The other day, the Today Show posted a picture of a little boy with lovely, long locks who had been teased (and eventually cut his hair for Locks for Love), and asked for folks opinions.
I usually make a point of not reading comments on polarizing stories like these, knowing all to well how I just end up with a horrific combination of head & heartache. This case was no different. While there were many people offering sympathy, empathy and general sweet words toward the boy and his family, many people admonished the family for allowing this child to be bullied.
Apparently, the child expressing his individuality in a non-harmful, non-threatening way was the one at fault here. Not the bullies who clearly weren’t taught tolerance and acceptance (or hell, even politeness). No. More folks than I cared to count lambasted the little boys parents for letting him grow his hair, and essentially forcing him to be bullied.
Other people had issues with the fact that this boy was blurring gender lines in a way that clearly made them uncomfortable.
Boys should be boys and shouldn’t look prettier than girls. Just play football, biking, boxing, etc. and leave the glamour part to girls.
just put a dress on him and call him Nancy!
Don’t like it, I have 3 boys and I think that the parents need to stop using him for their own personal gain. Cut the hair and return him back to looking like a little boy.
Yes, but I have to say—he looks like a little girl with all that long hair.
I don’t like this. I don’t care if his locks were donated to a charity. He’s a boy & what’s wrong with being a boy? Don’t f— the child up to satisfy your own liberal BS views! I feel sorry for the boy. Imagine the ridicule he received at school. It sickens me as a mother with a son of my own. I would never have done that to him! ADORABLE? I think not!!!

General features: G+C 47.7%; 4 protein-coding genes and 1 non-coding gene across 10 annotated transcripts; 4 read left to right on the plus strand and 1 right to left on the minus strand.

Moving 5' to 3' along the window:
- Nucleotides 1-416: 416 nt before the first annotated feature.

My heart cracks a bit every time I read comments like these. Maybe I take it personally because I have a son with long hair. I’ve written about it before – how he loves his long hair, and how society has perceived him as different or even mistakes him for a girl (and yes, at 5, he still gets that on occasion…)
And maybe I take it personally because I now have a 5 year old who…seemingly out of nowhere… has started becoming more concerned with what others think of him. When I wrote about my precious 3 year old and his curly locks, I noted that he liked his hair that way, and never made any indication otherwise. He never mentioned what others thought at all.
But now? Now he’s growing up and things are changing.
I hear doubt creeping into his voice when he makes certain choices, or when certain things happen. The other day we had gone on a bike ride and he tumbled. As he got up and dusted himself off, he pointed to a group of men on the street and asked me “Did they laugh at me when I fell?”
My heart stuttered and I immediately shook my head no. But his eyes kept sliding back to them, unsure of my response.
This past week we’ve been on vacation and have been pretty active. It’s been hot and I encouraged EZ to tie his hair back (like me. like dad.) so he didn’t get sweaty on his neck…after all, rain forests can get pretty steamy.
He turned to look at me once I piled his curls into an elastic. “Are people going to make fun of me for my ponytail?”
“No way, bud,” I reassured him, knowing in my heart I couldn’t exactly give him 100% on that promise, but hoping that I could count on humanity to, you know, prove itself for once.
Thankfully, all was well. Despite a few folks mistaking him for a girl (which, surprisingly [or not] doesn’t bother him in the slightest), nobody commented on his hair.
But what kills me is that my confident young son is taking cues from those around him (be it from school, the playground or just keen observation when walking around town) that you can be judged by others for even the slightest of differences. We teach him to be strong and comfortable with his choices, and to change them when they don’t suit him any more (trust me, when you have to deal with thickly dreaded curls on an almost daily basis will frequently find yourself offering hair cuts…only to be continuously rebuffed. So much for pushing my “liberal bs views”).
So when posts like the one from the Today Show pop up in my feed and I find myself reading the comments, I can’t help but grit my teeth and steel my heart, knowing that my son’s worries are pretty much justified, and wondering just what I can do beyond teaching him to be confident and proud of who he is.